In youth ministry terms, how do we live out this total allegiance that goes beyond an inner mental ascent? Eliminating simulated war games from our list of youth activities might only be the starting point. A total youth ministry teaches, models, and acts out a radical allegiance to the way of Christ that is both ethical and missional. This kind of youth {33} ministry will include not only ethical teaching on the values of sexual abstinence and nonviolent conflict resolution, but will include short and long-term involvement with, and advocacy for, oppressed minorities in local and global communities. It might include nonviolent resistance to the economic, military, social, or political practices and policies of the world. Youth are looking for a gospel that will transform their lives and challenge them to make a difference in the world.

A total youth ministry will not only be concerned with short-term mission adventures which are becoming very popular today, but will address the violence and injustice inherent in the western way of life. The terrorist attack on the World Trade Center in New York was an attack on the symbol of western economic dominance in the world. It has caused us to reflect, What is it about our system of life that could arouse this kind of horrific anger leading to such extreme acts of violence? What we buy and wear, where we buy it, how much we pay for it, the choices of vocation and entertainment, what we eat, how we transport ourselves to work and play, all these often thoughtless daily acts have repercussions around the globe.

Young people are becoming increasingly aware of the forces of globalization. They want to make a difference. How are we as youth workers helping them to see all of life as an expression of their commitment to Christ?


This essay has intentionally not been a list of practical guidelines for youth ministry. My prayer is that it will have been a stimulus for reflection about how core Anabaptist beliefs concerning the person and work of Jesus Christ can shape our practice of youth ministry. May our relationships with youth be incarnational, our activities be inclusive and communal, and our commitment to the way of Jesus be total. This kind of ministry will bring hope and security to youth who are growing up in an increasingly deconstructing and destabilizing world.


  1. A few examples not quoted in this essay include Dean Borgman, When Kumbaya Is Not Enough: A Practical Theology of Youth Ministry (Peabody, MA: Hendrickson, 1997); Mark Yaconelli, “Youth Ministry: A Contemplative Approach,” Christian Century, 21-28 April 1999, 450-54; and most recently Kenda Creasy Dean, Chap Clark, and Dave Rahn, eds., Starting Right: Thinking Theologically {34} about Youth Ministry (Grand Rapids, MI: Zondervan, 2001).
  2. History has often made its leaders appear older than they were, while their own contemporaries frequently despised their youth. Conrad Grebel, Felix Manz, and Hans Denk were all young radical intellectuals who died before the age of thirty and are now revered as founders of the movement. See Gareth Brandt, “The Spirituality of Young Adulthood.” Unpublished Master’s Thesis, College of Emmanuel and St. Chad, 1997, 42-43.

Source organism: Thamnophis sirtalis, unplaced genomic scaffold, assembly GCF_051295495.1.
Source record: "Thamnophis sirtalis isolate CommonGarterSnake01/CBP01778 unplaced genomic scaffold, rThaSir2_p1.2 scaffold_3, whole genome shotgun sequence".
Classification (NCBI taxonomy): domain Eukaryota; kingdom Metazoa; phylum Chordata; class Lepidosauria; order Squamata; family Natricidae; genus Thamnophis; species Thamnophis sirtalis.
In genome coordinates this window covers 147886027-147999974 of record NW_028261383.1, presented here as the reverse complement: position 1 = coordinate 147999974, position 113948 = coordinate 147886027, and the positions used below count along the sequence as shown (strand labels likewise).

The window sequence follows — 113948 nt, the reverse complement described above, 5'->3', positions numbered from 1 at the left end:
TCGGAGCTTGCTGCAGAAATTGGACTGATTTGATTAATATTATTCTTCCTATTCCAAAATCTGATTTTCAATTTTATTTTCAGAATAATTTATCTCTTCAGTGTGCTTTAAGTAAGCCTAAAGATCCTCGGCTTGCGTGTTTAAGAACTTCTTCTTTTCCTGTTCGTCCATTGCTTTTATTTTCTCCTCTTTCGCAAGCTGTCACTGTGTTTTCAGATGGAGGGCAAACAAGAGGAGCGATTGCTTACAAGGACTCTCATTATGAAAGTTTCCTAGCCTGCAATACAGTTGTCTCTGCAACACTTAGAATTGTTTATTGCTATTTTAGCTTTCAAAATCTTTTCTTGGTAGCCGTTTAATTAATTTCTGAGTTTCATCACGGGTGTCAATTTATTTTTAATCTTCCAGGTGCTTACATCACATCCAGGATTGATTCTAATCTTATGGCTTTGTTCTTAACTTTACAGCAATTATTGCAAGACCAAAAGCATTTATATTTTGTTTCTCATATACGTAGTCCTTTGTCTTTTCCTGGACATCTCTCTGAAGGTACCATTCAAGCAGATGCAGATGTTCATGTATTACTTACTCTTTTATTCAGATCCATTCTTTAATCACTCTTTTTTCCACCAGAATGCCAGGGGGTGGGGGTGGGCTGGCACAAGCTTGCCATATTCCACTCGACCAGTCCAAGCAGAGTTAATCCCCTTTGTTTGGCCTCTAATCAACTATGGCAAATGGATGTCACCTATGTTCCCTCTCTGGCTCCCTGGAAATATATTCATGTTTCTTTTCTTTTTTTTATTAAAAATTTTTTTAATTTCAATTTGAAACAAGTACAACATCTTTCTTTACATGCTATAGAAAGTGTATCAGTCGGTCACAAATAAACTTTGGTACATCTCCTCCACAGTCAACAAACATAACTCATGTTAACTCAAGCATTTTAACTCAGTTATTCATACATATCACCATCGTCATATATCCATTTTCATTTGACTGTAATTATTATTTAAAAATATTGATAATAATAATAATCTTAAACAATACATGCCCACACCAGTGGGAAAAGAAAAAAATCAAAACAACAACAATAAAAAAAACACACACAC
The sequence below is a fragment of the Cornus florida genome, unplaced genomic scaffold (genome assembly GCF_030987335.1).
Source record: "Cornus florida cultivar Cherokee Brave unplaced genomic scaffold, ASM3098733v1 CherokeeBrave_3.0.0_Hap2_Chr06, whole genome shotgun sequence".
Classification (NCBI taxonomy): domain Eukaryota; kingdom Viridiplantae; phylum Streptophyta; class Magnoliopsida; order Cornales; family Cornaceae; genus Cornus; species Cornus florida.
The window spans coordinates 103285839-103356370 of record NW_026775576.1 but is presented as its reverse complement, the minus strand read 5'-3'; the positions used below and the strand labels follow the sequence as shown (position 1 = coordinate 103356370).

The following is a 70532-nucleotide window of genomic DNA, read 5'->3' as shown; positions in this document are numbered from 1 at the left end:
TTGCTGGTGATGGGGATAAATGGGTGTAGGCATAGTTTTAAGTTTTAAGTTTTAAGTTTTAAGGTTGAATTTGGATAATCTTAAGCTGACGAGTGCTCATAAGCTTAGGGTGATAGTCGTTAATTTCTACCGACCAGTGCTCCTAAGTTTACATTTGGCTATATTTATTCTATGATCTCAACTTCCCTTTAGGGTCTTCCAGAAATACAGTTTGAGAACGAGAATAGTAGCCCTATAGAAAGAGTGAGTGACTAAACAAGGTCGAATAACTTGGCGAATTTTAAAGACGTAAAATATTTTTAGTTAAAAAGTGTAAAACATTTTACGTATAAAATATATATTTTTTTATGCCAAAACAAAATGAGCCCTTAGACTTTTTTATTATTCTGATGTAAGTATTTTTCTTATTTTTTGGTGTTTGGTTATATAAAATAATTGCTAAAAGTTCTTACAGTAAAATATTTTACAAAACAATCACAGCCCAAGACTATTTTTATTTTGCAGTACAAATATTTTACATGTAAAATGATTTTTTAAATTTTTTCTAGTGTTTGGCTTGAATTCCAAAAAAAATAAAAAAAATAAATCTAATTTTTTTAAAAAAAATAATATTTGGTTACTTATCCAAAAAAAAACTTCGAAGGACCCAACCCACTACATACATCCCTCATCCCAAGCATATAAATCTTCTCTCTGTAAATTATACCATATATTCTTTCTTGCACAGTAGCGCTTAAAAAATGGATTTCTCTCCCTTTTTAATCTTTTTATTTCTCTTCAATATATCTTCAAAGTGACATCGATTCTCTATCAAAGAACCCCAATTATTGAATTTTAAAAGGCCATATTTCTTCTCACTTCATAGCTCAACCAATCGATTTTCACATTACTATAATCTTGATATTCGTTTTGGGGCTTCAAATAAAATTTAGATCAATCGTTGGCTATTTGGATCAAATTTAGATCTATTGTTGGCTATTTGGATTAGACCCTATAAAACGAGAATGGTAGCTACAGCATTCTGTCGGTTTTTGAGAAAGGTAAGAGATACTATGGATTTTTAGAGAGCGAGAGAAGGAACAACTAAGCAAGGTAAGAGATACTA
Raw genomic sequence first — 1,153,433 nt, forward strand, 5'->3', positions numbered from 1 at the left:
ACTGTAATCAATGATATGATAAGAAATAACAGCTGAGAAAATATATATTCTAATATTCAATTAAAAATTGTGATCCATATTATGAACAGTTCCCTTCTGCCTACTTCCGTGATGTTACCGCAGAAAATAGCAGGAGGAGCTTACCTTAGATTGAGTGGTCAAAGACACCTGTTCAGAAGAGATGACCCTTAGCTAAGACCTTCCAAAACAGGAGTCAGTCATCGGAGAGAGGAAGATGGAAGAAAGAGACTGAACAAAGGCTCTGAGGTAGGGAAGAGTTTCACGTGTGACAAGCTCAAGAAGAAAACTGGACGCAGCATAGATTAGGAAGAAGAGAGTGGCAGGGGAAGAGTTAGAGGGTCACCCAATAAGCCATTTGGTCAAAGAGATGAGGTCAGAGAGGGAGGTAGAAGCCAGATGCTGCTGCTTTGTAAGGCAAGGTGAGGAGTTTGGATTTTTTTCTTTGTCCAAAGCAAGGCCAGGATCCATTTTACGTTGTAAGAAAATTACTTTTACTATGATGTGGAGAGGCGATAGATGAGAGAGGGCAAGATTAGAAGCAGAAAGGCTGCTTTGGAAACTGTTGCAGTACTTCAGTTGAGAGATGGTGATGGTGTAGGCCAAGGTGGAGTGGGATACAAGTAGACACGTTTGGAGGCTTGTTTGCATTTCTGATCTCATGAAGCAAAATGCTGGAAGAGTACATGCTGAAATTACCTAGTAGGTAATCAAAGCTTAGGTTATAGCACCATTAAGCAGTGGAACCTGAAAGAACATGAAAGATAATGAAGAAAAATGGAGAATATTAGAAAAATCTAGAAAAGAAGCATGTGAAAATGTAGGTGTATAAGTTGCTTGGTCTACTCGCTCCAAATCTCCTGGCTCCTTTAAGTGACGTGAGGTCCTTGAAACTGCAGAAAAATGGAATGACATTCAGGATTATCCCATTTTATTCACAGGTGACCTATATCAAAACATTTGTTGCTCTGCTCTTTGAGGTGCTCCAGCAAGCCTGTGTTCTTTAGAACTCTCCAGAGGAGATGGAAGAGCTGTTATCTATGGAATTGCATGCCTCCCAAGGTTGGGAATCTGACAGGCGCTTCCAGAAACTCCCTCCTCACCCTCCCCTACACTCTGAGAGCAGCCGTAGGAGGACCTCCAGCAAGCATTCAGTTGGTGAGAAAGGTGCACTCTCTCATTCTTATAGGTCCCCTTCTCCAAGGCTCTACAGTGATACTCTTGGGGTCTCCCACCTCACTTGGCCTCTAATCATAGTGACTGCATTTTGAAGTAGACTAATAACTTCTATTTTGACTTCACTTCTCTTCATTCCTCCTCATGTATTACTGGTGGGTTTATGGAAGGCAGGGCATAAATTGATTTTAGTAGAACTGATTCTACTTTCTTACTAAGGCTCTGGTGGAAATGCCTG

3. Paul M. Lederach, A Third Way (Waterloo, ON: Herald, 1980), 17-19.
  4. J. Denny Weaver, Anabaptist Theology in the Face of Postmodernity (Waterloo, ON: Herald, 2001), 119.
  5. Mark Driscoll and Chris Seay, “A Second Reformation Is at Hand,” Youthworker, January/February 2000, 39.
  6. The three main points outlining the “Radical Christology” are loosely based on and inspired by “The Anabaptist Vision” written by Harold S. Bender in 1944. There are a number of sources not quoted in this document, including conversations and Bible studies with colleagues in Mennonite youth ministry, that have shaped the views I put forth here. Recent sources include Susan and Gerald Biesecker-Mast, eds., Anabaptists and Postmodernity (Telford, PA: Pandora Press U.S., 2000), and Tom Sine, Mustard Seed vs. McWorld (Grand Rapids, MI: Baker, 1999).
  7. Kevin Graham Ford, Jesus for a New Generation (Downers Grove, IL: InterVarsity, 1995), 228.
  8. Pete Ward, God at the Mall (Peabody, MA: Hendrickson, 1999), 58.
  9. An example of this is found in 1 Tim. 4:1-14 where the writer condemns the extremists who are telling young leaders like Timothy to abstain from sex, certain foods, and physical activity. Rather, continues the exhortation, be authentically young, but be examples to the church in how you live (v. 12).
  10. Kenda Creasy Dean and Ron Foster, The Godbearing Life (Nashville, TN: Upper Room, 1998), 37.
  11. Susanne Johnson, Christian Spiritual Formation in the Church and Classroom (Nashville, TN: Abingdon, 1989), 124.
  12. Ford, 233.
  13. Douglas Webster, A Passion for Christ (Grand Rapids, MI: Zondervan, 1987), 160.
Gareth Brandt currently teaches and directs the youth ministry department at Columbia Bible College in Abbotsford, British Columbia. He resides in Abbotsford with his wife Cynthia and four children. Gareth’s youth work experience spans four Canadian provinces and includes work in a group home, as a congregational youth pastor, and most recently in conference youth ministry for Mennonite Church Canada.